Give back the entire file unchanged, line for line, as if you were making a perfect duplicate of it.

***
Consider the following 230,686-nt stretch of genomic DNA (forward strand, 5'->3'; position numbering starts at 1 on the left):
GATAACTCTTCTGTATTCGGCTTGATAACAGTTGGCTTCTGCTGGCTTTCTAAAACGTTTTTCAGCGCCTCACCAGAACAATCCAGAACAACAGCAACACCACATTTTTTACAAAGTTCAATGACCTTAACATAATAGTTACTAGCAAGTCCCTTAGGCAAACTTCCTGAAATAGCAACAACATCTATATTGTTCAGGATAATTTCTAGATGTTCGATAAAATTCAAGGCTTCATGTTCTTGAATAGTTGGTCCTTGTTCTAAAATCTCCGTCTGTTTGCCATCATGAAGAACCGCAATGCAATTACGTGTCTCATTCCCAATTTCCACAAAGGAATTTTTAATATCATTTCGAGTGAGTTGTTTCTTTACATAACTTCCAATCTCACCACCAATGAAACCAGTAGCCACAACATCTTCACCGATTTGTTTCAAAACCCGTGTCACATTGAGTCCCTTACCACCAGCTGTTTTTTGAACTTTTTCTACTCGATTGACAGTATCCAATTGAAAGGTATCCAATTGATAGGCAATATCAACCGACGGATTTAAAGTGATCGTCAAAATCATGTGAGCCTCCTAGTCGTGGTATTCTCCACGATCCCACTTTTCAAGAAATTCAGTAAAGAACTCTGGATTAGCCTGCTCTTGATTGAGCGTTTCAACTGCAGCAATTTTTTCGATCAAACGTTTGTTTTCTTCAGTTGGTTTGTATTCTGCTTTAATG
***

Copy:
Consider the following 230,686-nt stretch of genomic DNA (forward strand, 5'->3'; position numbering starts at 1 on the left):
GATAACTCTTCTGTATTCGGCTTGATAACAGTTGGCTTCTGCTGGCTTTCTAAAACGTTTTTCAGCGCCTCACCAGAACAATCCAGAACAACAGCAACACCACATTTTTTACAAAGTTCAATGACCTTAACATAATAGTTACTAGCAAGTCCCTTAGGCAAACTTCCTGAAATAGCAACAACATCTATATTGTTCAGGATAATTTCTAGATGTTCGATAAAATTCAAGGCTTCATGTTCTTGAATAGTTGGTCCTTGTTCTAAAATCTCCGTCTGTTTGCCATCATGAAGAACCGCAATGCAATTACGTGTCTCATTCCCAATTTCCACAAAGGAATTTTTAATATCATTTCGAGTGAGTTGTTTCTTTACATAACTTCCAATCTCACCACCAATGAAACCAGTAGCCACAACATCTTCACCGATTTGTTTCAAAACCCGTGTCACATTGAGTCCCTTACCACCAGCTGTTTTTTGAACTTTTTCTACTCGATTGACAGTATCCAATTGAAAGGTATCCAATTGATAGGCAATATCAACCGACGGATTTAAAGTGATCGTCAAAATCATGTGAGCCTCCTAGTCGTGGTATTCTCCACGATCCCACTTTTCAAGAAATTCAGTAAAGAACTCTGGATTAGCCTGCTCTTGATTGAGCGTTTCAACTGCAGCAATTTTTTCGATCAAACGTTTGTTTTCTTCAGTTGGTTTGTATTCTGCTTTAATG